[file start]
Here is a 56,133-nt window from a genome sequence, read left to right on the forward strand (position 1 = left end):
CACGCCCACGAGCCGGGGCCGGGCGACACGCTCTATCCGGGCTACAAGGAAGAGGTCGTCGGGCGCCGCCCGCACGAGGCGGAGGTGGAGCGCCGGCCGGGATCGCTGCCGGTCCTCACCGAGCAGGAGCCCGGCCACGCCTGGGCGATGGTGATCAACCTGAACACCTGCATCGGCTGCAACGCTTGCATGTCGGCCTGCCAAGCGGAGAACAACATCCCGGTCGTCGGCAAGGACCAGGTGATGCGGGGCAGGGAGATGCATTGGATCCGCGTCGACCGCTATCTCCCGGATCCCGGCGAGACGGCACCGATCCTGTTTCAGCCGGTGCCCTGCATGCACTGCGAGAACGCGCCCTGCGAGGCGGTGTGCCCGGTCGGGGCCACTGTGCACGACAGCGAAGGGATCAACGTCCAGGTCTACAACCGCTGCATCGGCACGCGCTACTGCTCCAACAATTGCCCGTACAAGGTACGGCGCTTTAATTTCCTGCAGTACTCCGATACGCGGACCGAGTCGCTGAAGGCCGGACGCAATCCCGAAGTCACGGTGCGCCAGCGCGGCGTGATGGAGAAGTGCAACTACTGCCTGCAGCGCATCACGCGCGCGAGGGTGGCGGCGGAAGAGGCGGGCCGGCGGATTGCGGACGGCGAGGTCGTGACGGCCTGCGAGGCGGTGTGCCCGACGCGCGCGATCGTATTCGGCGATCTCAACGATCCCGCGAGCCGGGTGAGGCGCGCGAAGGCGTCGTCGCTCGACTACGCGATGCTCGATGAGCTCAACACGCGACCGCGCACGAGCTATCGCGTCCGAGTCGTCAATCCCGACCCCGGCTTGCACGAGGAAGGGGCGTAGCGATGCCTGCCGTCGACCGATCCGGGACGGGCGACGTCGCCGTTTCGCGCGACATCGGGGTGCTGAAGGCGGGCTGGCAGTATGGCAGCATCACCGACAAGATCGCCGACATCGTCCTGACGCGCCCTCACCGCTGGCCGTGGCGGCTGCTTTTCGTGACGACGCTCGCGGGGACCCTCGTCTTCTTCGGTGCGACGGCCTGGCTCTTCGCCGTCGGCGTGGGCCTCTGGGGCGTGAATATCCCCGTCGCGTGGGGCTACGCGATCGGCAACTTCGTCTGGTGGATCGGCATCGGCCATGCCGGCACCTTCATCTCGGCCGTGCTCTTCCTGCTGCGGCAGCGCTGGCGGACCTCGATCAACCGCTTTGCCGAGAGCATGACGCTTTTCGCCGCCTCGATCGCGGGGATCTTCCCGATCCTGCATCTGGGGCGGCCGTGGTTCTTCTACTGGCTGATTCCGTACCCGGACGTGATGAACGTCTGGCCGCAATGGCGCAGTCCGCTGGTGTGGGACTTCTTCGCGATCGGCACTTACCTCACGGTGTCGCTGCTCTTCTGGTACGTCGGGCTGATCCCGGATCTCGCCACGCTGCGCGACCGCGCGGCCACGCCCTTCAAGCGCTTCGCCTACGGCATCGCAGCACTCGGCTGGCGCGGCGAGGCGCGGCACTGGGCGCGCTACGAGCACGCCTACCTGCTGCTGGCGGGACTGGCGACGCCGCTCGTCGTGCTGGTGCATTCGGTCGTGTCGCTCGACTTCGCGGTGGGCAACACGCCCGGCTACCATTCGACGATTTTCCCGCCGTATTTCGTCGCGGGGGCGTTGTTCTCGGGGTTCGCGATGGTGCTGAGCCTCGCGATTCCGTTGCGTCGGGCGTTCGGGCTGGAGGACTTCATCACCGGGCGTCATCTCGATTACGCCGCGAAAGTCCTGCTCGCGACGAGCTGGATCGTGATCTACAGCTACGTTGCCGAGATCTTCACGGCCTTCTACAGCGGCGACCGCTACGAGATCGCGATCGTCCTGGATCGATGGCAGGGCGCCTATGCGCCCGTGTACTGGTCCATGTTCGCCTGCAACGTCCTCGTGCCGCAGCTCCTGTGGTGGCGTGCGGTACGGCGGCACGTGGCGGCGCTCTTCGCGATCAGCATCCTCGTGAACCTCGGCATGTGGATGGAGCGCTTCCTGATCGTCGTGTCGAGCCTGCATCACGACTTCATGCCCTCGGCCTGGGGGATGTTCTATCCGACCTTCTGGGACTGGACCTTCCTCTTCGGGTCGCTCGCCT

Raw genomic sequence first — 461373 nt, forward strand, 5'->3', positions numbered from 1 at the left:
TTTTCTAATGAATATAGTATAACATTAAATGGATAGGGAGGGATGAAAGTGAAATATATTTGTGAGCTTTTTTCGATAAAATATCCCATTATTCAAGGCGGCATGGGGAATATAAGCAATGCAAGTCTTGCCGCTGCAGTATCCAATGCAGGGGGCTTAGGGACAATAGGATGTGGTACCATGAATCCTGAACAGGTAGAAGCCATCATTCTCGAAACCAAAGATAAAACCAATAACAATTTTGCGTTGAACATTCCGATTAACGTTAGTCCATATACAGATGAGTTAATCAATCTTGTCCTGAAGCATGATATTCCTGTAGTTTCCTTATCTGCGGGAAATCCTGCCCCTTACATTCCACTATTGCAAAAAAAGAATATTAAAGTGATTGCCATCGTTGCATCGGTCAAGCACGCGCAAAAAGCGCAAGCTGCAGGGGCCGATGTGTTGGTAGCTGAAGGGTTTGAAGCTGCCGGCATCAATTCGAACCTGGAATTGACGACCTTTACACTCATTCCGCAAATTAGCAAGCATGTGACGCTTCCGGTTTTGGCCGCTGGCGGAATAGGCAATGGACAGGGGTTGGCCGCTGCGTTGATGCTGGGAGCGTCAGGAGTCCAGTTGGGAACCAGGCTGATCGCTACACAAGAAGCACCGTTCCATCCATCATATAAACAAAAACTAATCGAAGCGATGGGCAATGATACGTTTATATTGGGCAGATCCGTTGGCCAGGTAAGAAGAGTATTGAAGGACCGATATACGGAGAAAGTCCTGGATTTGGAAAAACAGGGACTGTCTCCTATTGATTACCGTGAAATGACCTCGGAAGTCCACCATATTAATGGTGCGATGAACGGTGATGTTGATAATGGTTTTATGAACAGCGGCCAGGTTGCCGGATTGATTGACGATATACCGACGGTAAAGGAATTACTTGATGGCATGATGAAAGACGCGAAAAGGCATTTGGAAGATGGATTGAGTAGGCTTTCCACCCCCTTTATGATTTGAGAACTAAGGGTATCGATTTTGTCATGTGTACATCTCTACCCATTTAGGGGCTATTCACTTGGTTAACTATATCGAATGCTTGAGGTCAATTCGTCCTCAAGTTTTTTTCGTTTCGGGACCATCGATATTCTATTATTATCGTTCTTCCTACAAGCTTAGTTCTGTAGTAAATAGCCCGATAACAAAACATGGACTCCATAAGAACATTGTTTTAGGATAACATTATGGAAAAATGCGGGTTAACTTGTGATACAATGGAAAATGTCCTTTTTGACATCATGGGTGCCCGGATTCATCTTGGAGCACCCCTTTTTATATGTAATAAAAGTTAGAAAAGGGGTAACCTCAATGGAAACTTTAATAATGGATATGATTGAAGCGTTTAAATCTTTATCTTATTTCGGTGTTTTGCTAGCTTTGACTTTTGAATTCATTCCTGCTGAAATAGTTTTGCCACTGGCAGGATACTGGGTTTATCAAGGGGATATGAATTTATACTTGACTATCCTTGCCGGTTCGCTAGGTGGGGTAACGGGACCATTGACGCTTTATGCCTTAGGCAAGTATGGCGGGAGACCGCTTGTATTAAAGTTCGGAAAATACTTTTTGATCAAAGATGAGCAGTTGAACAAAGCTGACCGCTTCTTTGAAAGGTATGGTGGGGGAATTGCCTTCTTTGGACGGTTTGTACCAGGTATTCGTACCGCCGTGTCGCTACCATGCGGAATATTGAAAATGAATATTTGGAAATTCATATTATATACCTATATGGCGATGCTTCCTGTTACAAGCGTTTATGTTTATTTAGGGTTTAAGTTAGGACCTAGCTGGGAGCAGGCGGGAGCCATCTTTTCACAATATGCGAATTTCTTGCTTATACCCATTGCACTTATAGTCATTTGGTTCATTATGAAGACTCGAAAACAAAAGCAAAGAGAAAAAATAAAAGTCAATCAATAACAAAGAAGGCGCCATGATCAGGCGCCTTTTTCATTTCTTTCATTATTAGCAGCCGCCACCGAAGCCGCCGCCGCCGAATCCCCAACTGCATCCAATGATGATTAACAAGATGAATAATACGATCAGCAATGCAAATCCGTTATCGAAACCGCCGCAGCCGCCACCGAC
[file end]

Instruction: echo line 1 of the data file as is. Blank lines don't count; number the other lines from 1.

Here is a 56,133-nt window from a genome sequence, read left to right on the forward strand (position 1 = left end):